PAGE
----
FAMU, among the state's lowest-performing universities, received the second-highest amount of state funding per student — $8,380 — during the 2011-12 school year. The University of Florida, a top performer, received $6,482 per student.

  • UncleRob at 6:24 PM July 1, 2012

    How much more evidence of ammons' incompetency is needed before they bounce his butt out the door?

    Gov. Scott called it months ago -- ammons must go. What are these idiots waiting for?

  • ThomasLong at 12:08 PM July 1, 2012

    Looks like some house cleaning might be in order, says a taxpayer.  Starting from the top (mis) management down to the admissions office (mis) managers--all should be replaced.   Educators at a university level owe it to their students to begin by accepting only students that qualify academically.  It appears that this was not a consideration at this university.  The drop-out, years-to-graduate, and graduate numbers tell the story quite clearly.  Where am I wrong?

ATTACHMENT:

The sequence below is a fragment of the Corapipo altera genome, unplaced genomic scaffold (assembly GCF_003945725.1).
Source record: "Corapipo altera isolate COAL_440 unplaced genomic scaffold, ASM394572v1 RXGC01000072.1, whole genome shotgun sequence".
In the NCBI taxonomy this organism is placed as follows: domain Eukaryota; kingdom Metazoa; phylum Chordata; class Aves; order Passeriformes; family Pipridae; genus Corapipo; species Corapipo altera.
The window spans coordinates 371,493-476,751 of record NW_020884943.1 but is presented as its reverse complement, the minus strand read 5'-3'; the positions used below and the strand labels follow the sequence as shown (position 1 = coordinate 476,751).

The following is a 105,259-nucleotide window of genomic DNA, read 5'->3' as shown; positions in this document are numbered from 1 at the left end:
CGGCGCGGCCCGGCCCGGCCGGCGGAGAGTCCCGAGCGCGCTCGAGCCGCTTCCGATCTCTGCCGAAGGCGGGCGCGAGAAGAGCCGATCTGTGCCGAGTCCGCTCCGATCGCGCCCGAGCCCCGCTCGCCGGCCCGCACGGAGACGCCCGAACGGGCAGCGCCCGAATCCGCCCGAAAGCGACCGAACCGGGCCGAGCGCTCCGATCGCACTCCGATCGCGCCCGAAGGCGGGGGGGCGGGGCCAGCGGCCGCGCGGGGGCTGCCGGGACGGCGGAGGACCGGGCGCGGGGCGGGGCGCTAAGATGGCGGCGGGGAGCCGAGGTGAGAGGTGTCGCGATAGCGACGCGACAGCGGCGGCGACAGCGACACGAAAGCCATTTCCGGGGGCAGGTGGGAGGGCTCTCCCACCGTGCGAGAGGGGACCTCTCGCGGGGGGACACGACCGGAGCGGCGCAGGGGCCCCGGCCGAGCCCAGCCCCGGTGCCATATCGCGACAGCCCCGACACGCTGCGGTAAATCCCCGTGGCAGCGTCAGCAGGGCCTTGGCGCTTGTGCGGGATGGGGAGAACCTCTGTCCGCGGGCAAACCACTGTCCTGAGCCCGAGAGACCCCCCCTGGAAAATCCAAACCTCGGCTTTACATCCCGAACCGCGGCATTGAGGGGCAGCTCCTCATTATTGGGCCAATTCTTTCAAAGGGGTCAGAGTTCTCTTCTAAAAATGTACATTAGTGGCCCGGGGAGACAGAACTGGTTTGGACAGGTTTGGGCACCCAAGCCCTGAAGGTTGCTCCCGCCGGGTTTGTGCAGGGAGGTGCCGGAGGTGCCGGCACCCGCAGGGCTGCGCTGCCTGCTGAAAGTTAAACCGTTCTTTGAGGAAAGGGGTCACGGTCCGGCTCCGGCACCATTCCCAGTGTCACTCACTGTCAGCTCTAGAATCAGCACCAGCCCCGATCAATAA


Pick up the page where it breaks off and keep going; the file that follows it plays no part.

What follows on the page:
• courtneymilford at 11:29 AM July 1, 2012

    Shouldn't kids who aren't ready for university-level work start at community college?

All comments are filtered for vulgar language, for web addresses and for e-mail addresses. Those will cause comments to generate an error message or not to post. Registration on is required to comment. The Sentinel makes no guarantee of comments' factual accuracy. Readers may report inappropriate comments by clicking the Report Abuse link. (Here are the full legal terms you agree to by posting a comment.)